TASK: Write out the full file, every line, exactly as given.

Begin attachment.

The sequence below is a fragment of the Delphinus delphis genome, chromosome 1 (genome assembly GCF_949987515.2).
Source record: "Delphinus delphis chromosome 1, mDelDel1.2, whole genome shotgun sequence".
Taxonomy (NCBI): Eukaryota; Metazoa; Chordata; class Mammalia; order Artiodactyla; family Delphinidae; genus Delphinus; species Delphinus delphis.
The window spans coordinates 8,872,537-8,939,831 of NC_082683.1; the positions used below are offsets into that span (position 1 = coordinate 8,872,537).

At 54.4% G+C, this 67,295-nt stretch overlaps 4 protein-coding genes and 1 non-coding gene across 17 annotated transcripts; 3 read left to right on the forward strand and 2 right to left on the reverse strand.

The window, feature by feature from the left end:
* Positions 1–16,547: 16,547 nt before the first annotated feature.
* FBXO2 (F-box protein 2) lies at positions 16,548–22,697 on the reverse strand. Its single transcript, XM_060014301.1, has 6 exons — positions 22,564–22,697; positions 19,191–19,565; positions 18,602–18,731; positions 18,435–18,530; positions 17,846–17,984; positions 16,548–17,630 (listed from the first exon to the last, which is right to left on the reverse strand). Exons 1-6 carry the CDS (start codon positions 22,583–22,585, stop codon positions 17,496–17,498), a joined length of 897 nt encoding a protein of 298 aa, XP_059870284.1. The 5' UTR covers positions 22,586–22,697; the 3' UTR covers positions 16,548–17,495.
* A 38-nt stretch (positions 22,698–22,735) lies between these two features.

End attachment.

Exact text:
The sequence below is a fragment of the Delphinus delphis genome, chromosome 1 (genome assembly GCF_949987515.2).
Source record: "Delphinus delphis chromosome 1, mDelDel1.2, whole genome shotgun sequence".
Taxonomy (NCBI): Eukaryota; Metazoa; Chordata; class Mammalia; order Artiodactyla; family Delphinidae; genus Delphinus; species Delphinus delphis.
The window spans coordinates 8,872,537-8,939,831 of NC_082683.1; the positions used below are offsets into that span (position 1 = coordinate 8,872,537).

At 54.4% G+C, this 67,295-nt stretch overlaps 4 protein-coding genes and 1 non-coding gene across 17 annotated transcripts; 3 read left to right on the forward strand and 2 right to left on the reverse strand.

The window, feature by feature from the left end:
* Positions 1–16,547: 16,547 nt before the first annotated feature.
* FBXO2 (F-box protein 2) lies at positions 16,548–22,697 on the reverse strand. Its single transcript, XM_060014301.1, has 6 exons — positions 22,564–22,697; positions 19,191–19,565; positions 18,602–18,731; positions 18,435–18,530; positions 17,846–17,984; positions 16,548–17,630 (listed from the first exon to the last, which is right to left on the reverse strand). Exons 1-6 carry the CDS (start codon positions 22,583–22,585, stop codon positions 17,496–17,498), a joined length of 897 nt encoding a protein of 298 aa, XP_059870284.1. The 5' UTR covers positions 22,586–22,697; the 3' UTR covers positions 16,548–17,495.
* A 38-nt stretch (positions 22,698–22,735) lies between these two features.